Mar 10, 2019


  • Crimson Education
  • Australia
Workshop Skill Building


Who we are: 

Robogals is made possible by our amazing volunteers from universities and young professionals of all genders. We come from a wide range expertise from engineering to law to commerce and are all united under the cause of gender equity in engineering and technology.
What we do:

Chapters run engineering and technology workshops free-of-charge in their local communities, focusing on encouraging girls from primary to secondary school to explore an interest, as well as cultivate self-confidence, in these areas.
Introducing female engineering students to girls at a young age also provides visibility to female role models, of which there is a significant deficit in the STEM field. The lack of relatable role models has been identified as a cause of low uptake for minorities in all professional and academic fields.
Regional initiatives such as The Robogals Challenge (EMEA) and Pathways Into Engineering (APAC) provide engagement outside of our workshops. These programs encourage self-learning and foster a long-term exposure to the engineering community at large.

Why we do what we do:

There is a gender disparity in the STEM workforce as well as at higher education across the globe:
Australia: Women make up 28% of the STEM workforce in Australia, with only 14% in engineering
UK: Women make up 14.4% of the STEM workforce in the UK, with only 8.2% in engineering
USA: Women make up 24% of the STEM workforce in the USA, with only 14% in engineering
Canada: Women make up less than 22% of the STEM workforce in the Canada
Saudi Arabia: Women make up 1% of the STEM researchers in Saudi Arabia, with 34% enrolled in science masters courses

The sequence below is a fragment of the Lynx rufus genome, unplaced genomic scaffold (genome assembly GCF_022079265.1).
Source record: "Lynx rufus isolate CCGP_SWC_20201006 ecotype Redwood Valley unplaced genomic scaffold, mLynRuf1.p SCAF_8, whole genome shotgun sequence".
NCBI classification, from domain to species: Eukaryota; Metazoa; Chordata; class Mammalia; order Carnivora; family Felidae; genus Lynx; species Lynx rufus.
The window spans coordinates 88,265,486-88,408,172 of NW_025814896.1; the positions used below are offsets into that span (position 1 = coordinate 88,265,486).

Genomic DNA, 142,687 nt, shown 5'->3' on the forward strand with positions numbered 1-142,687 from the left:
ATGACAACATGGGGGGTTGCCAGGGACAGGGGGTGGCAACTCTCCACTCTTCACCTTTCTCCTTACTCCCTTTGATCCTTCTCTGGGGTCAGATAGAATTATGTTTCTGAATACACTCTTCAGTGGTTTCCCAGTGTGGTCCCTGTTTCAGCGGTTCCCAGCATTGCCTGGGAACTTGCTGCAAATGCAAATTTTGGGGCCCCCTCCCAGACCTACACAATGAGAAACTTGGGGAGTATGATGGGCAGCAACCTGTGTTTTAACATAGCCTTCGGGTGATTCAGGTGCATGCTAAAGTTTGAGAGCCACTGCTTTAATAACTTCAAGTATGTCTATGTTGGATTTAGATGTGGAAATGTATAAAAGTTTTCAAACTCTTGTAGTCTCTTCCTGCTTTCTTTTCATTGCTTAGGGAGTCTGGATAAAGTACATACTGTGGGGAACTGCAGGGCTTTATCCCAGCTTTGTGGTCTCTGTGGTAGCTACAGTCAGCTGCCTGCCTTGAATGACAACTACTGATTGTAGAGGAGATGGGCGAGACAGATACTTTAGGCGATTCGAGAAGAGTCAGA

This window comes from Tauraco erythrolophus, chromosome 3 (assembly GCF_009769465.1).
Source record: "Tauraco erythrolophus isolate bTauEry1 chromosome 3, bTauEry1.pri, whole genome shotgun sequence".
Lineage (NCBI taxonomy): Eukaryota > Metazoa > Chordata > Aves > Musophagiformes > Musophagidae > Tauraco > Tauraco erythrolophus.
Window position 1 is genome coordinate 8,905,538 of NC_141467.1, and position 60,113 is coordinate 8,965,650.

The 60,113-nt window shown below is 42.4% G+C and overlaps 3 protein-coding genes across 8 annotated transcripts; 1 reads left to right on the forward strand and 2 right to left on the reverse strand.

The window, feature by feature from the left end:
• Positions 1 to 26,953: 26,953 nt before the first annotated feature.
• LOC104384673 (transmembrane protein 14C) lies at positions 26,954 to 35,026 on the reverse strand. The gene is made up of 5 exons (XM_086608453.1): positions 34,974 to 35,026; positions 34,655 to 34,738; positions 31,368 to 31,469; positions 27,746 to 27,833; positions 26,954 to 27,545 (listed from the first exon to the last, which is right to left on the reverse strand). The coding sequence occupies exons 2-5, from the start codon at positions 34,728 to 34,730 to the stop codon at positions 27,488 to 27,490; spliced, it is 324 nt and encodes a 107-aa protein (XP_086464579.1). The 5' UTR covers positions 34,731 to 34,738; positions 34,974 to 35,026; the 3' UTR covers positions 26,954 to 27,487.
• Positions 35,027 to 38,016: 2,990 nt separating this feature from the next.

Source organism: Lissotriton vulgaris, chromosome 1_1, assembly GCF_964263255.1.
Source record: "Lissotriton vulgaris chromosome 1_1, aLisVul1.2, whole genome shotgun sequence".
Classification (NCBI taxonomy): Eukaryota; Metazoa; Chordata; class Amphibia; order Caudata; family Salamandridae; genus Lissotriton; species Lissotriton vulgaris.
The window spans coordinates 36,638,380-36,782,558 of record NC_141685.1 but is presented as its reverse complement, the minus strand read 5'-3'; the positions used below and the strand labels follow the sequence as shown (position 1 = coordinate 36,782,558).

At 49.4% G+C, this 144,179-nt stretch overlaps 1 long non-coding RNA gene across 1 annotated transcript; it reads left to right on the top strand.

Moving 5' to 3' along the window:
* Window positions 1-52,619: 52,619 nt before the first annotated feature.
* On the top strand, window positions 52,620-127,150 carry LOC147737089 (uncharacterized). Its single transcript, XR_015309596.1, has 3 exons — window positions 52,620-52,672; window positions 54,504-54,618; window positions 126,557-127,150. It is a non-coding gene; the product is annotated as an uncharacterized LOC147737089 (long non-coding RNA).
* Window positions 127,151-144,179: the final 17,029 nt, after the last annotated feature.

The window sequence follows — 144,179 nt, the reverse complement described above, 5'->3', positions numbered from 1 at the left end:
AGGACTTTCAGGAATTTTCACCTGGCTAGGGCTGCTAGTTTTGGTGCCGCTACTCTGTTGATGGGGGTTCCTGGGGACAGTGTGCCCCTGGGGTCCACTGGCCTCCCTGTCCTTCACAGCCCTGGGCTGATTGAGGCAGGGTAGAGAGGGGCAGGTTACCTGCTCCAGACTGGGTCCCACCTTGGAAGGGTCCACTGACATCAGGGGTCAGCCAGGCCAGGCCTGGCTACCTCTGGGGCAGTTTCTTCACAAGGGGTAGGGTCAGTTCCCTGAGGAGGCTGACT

Philippines: Women make up an impressive 46% of the STEM workforce in the Philippines, but only 11.2% in engineering!

Why does this matter?

Decreasing the gender disparity in STEM fields provides more opportunity for women to generate fair income, as well as encourages professional environments that are safer and more productive for women.
Not only this, the engineering industry can tangibly benefit from an increase in gender and racial diversity because a workforce made up of varying genders and minorities creates team dynamics conducive for better problem solving7,8, produces better overall business management 9,10,11, and reflects today’s increasingly differentiated customer base9, all of which lead to improved business performance.


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Type of Opportunity

Extracurricular Activity

Age Range




Anyone can join, but would probably need an interest around engineering, not competition based more workshop based.

Participation Cost


Free of charge

Minimum Technical Skill Needed


None needed, anyone can join.

Time Commitment


One-off workshops

Application Deadline


Application Process Includes

Apply on website, apply with your school to get a workshop or as an individual in your area.